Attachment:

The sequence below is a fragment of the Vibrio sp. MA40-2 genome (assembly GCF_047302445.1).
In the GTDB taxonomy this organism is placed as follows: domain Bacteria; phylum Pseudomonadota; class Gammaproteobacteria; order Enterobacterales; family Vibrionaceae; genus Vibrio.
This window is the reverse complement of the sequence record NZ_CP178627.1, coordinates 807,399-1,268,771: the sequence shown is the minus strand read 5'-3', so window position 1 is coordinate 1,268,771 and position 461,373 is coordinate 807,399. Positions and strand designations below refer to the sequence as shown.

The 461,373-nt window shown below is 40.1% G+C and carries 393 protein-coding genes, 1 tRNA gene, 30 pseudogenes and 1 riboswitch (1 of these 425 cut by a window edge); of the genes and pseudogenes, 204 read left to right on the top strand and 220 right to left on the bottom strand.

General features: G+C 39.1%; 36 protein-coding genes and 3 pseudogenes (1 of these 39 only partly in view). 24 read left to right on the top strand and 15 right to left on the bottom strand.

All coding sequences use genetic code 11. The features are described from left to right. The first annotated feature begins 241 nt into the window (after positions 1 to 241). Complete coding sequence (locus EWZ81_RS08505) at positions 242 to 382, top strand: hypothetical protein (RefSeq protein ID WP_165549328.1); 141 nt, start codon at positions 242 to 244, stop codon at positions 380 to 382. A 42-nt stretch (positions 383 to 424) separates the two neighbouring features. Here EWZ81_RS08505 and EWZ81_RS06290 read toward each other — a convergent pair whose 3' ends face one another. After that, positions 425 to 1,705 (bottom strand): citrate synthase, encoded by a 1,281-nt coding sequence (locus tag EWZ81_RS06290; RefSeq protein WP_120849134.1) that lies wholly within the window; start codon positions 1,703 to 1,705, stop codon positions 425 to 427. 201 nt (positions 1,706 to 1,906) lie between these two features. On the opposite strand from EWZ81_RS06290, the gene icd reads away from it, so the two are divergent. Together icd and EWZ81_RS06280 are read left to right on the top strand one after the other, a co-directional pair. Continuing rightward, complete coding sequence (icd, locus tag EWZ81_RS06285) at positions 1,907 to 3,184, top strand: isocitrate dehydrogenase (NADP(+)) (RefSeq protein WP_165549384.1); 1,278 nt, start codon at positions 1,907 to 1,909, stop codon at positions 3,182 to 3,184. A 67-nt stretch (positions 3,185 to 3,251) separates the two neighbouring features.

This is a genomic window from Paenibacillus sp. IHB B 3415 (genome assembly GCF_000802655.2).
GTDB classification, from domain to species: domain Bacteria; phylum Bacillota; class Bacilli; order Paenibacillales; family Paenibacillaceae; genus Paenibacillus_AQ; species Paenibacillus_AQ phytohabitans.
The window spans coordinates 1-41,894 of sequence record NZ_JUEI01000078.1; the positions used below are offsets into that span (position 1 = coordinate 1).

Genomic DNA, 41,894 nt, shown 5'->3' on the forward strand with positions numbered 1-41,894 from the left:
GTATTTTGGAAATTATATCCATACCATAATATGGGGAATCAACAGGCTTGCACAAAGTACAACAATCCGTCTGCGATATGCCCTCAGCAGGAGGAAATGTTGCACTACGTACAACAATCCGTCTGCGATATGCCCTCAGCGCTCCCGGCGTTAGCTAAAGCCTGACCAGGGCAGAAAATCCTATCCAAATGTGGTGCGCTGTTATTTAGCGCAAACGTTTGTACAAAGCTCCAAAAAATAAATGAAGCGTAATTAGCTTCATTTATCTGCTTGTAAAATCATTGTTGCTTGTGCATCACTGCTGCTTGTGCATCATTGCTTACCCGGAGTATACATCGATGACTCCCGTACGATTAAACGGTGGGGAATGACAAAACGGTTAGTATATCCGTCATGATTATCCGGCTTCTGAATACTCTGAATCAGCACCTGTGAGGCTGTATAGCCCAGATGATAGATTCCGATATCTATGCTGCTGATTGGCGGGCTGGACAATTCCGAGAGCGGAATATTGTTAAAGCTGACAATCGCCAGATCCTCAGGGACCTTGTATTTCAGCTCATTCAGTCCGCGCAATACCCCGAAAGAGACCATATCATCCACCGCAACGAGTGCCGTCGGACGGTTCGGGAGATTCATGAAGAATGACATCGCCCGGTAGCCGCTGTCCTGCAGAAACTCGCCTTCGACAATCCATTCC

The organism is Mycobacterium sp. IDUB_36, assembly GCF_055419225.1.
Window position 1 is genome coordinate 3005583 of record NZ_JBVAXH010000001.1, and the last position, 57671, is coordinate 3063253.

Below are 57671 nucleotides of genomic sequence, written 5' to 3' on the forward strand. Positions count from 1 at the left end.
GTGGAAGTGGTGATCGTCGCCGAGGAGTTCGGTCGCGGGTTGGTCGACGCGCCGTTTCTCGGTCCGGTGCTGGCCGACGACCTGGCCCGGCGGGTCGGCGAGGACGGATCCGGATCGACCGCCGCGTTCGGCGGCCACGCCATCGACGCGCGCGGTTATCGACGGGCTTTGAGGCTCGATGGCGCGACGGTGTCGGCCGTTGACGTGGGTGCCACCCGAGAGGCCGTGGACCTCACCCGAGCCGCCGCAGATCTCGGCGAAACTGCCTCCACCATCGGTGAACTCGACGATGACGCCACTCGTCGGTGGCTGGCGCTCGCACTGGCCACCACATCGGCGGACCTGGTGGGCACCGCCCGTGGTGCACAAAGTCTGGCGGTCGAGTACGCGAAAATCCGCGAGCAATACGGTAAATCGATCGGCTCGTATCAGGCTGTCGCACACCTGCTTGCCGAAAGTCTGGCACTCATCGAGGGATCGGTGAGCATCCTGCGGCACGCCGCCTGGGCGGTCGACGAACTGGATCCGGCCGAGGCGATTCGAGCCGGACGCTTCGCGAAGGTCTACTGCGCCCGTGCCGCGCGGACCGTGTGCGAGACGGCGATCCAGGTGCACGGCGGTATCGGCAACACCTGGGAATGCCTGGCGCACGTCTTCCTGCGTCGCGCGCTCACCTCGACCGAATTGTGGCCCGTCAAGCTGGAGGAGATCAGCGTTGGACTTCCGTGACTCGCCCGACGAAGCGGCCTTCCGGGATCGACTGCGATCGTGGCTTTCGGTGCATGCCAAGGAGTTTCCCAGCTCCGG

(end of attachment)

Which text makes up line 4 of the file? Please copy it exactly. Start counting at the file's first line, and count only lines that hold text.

The 461,373-nt window shown below is 40.1% G+C and carries 393 protein-coding genes, 1 tRNA gene, 30 pseudogenes and 1 riboswitch (1 of these 425 cut by a window edge); of the genes and pseudogenes, 204 read left to right on the top strand and 220 right to left on the bottom strand.